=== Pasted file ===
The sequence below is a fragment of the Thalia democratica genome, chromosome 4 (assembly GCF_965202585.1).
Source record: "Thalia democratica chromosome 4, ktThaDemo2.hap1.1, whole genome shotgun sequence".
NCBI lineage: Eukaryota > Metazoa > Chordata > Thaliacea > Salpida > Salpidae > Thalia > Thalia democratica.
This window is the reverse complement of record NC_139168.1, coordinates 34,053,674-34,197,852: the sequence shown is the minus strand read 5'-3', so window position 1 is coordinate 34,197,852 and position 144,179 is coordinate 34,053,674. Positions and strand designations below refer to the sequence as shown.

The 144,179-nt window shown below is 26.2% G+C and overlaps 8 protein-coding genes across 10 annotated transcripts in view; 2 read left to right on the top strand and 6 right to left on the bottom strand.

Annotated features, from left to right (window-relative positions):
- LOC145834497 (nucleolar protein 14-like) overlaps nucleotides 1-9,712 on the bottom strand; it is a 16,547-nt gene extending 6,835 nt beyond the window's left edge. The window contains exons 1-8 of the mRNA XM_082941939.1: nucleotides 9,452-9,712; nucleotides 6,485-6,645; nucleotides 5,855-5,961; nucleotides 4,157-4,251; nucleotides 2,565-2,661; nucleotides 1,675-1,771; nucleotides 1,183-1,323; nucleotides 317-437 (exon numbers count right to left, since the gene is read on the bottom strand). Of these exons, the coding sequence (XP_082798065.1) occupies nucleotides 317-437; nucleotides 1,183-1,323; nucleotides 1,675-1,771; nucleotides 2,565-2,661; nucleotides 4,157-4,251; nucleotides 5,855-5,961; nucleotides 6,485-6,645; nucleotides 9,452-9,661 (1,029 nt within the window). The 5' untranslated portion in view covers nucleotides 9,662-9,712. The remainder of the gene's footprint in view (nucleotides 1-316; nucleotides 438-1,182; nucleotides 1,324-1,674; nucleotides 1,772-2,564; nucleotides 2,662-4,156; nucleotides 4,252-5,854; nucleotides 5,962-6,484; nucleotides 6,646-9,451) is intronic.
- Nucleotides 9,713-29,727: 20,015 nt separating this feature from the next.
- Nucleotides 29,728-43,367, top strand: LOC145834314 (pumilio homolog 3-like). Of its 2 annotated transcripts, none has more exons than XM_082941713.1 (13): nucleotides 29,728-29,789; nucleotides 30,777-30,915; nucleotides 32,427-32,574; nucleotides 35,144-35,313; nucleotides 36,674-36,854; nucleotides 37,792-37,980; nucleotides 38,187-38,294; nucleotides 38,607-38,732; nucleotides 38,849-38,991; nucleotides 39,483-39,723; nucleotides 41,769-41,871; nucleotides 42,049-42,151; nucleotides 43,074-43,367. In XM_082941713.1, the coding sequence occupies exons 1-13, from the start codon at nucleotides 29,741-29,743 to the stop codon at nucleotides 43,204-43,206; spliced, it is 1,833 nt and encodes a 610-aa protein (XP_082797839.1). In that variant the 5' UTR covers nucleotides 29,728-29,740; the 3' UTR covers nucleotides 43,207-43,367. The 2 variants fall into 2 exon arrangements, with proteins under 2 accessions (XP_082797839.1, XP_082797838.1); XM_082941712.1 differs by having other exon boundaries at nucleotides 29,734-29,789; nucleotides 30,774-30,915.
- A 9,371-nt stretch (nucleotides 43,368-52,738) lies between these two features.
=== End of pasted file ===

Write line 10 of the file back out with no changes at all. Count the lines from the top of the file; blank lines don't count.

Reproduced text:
- A 9,371-nt stretch (nucleotides 43,368-52,738) lies between these two features.